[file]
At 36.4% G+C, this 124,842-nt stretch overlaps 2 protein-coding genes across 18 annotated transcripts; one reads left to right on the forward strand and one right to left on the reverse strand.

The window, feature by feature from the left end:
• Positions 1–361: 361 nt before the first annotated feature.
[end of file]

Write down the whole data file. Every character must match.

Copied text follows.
At 36.4% G+C, this 124,842-nt stretch overlaps 2 protein-coding genes across 18 annotated transcripts; one reads left to right on the forward strand and one right to left on the reverse strand.

The window, feature by feature from the left end:
• Positions 1–361: 361 nt before the first annotated feature.